Green. The original fjord green is a minty green with white side mouldings and white top. This was not a popular colour through the 1970s, 80s and 90s and many of these cars were resprayed red in that period but it has become much more popular in recent years (similar colours are now used on some new cars) and it suits Amphicar really well. You can buy a new Fiat 500 in almost exactly the same shade.
Blue, these cars look more 50s than 60s and generally blue was used on early cars. Like the Green it was considered dated by the end of the 60s. It can be seen with black but looks better with white. It's a less common colour now but suits Amphicar well. Green and Blue both look nice with the wide whitewall tyres (although original spec wide whitewalls are not available and the original tyres are now too old to be considered safe).
White. White was always the rarest colour of the four. Original Amphicar beach white (which is more cream or ivory) was often specified by those who want to signwrite their Amphcar. White cars had a red interior and normally black side bumpers and top but some cars sold in the US had red bumpers and top, cars at the 1964 New York World Trades fair were shown with this combination.
I'm happy to travel anywhere in the world to appraise an Amphicar for sale. I can give you an honest report of it's value and condition. Sadly I can't do this for love ! I run my own business and so would have to charge my lowest daily rate (currently around £300) plus expenses.
So, long term ownership needs more commitment than most classic cars, to use an Amphicar safely and reliable it needs to be maintained more like and aircraft with work done on the basis of time and use rather than just when it breaks !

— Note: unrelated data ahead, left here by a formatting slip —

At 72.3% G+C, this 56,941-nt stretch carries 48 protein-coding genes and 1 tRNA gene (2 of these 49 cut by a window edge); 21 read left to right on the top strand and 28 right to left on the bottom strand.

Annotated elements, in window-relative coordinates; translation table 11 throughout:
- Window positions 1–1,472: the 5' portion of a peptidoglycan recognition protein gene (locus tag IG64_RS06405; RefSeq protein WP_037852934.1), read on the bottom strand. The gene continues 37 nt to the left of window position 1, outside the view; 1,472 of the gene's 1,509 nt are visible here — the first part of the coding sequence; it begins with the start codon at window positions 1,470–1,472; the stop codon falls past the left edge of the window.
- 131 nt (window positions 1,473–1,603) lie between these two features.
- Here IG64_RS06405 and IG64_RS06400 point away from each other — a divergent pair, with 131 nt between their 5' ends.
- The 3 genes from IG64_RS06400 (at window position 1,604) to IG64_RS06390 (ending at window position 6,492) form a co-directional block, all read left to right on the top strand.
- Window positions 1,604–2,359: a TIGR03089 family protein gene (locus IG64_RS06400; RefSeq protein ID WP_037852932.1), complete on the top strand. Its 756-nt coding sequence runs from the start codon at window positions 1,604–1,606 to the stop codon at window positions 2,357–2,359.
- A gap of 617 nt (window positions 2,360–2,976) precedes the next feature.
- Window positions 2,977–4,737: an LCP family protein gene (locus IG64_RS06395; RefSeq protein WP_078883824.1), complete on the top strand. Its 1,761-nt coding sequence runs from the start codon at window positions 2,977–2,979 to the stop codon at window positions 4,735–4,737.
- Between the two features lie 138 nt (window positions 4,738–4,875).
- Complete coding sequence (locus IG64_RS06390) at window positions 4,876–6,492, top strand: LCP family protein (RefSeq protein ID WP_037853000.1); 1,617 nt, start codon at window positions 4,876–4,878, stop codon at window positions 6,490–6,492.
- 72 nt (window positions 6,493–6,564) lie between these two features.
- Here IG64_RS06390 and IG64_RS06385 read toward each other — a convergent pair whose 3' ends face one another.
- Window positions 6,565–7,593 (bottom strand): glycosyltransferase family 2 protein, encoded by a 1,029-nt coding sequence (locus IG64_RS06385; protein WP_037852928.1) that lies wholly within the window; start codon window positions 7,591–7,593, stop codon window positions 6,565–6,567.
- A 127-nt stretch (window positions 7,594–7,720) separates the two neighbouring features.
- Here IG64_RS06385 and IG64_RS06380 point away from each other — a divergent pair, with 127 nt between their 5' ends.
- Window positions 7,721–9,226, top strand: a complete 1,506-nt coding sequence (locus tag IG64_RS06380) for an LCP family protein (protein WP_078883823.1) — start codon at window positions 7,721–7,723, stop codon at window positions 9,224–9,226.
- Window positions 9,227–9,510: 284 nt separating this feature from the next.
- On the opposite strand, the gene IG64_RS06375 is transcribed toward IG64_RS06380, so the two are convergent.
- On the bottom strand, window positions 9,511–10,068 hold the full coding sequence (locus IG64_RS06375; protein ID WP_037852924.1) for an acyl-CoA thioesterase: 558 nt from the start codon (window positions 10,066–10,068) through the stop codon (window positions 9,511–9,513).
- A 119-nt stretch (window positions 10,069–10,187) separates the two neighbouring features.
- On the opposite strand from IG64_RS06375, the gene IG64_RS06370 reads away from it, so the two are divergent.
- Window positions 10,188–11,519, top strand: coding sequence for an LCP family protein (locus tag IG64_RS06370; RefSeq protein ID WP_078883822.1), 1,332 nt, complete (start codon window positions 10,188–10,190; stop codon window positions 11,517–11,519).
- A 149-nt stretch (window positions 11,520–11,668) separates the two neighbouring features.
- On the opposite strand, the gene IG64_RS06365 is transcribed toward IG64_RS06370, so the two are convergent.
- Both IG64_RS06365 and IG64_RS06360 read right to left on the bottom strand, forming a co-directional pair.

Cars for sale in the UK,
A project Amphicar for sale to the European market, 24.999 Euros. Lots of photos so it has here it's own webpage.
1961 AMPHICAR 770 LHD Classic LHD 2 Door Convertible
Lagoon Blue 9,700 Miles
PRICE - £45,000
This is great example of Amphicar in Blue with matching
trim. Restored to a high standard, very original vehicle. No 221 of only 3778 or
so made. Please call and speak to Paul Foley for more details. 01279 793500 Recently floated at an amphibious meeting in Norway
(August 2012) and Italy (June 2013).
and Italy (June 2013).
Cars for sale in the EU,
AMPHICAR: 1967 in very good condition $60,000. Private sale, located in France, registered in the State of Georgia, USA. VAT imported into the EU.
Contact JohnBlake at equiom dot im
Equiom Trust Company Limited
Jubilee Buildings, Victoria Street, Douglas, Isle of Man, IM1 2SH
Tel: +44 (0) 1624 699000
Probably the most successful amphibious civilian autos of all time, and prized and preserved as novelty collectible automobiles today, a truly unique car that would be the “piece de resistance” of any collection.
This German vehicle was designed by Hanns Trippel and manufactured by the Quandt Group at Lübeck and at Berlin-Borsigwalde, in production between 1961 and 1968 only 3,878 were ever built and there are probably less than 600 in collections today, with less in full working order.
The Amphicar, has a modest performance, reaching speeds of 70 MPH on the road and 7 knots on the water, hence the name “Model 770”. Whilst the Amphicar is underpowered this car is a delight to drive on both land & water, and really changes the idea of a Sunday drive with the family.
Engine: Triumph four-cylinder engine of 1147 cc, 8.0 compression ratio, rated at 38.3 bhp
Chassis/body Overall length: 14.250 ft (4.343 m)
Overall width: 5.083 ft (1.549 m)
Height: 5.000 ft (1.524 m)
Turning circle: 36.833 ft (9.398 m)
Wheelbase: 7.000 ft (2.134 m)
Front track: 4.000 ft (1.219 m)
Rear track: 4.083 ft (1.245 m)
Fuel tank capacity: 10.5 imperial gallons
Empty weight: 2,315 lb (1050 kg) (includes fuel and oil)"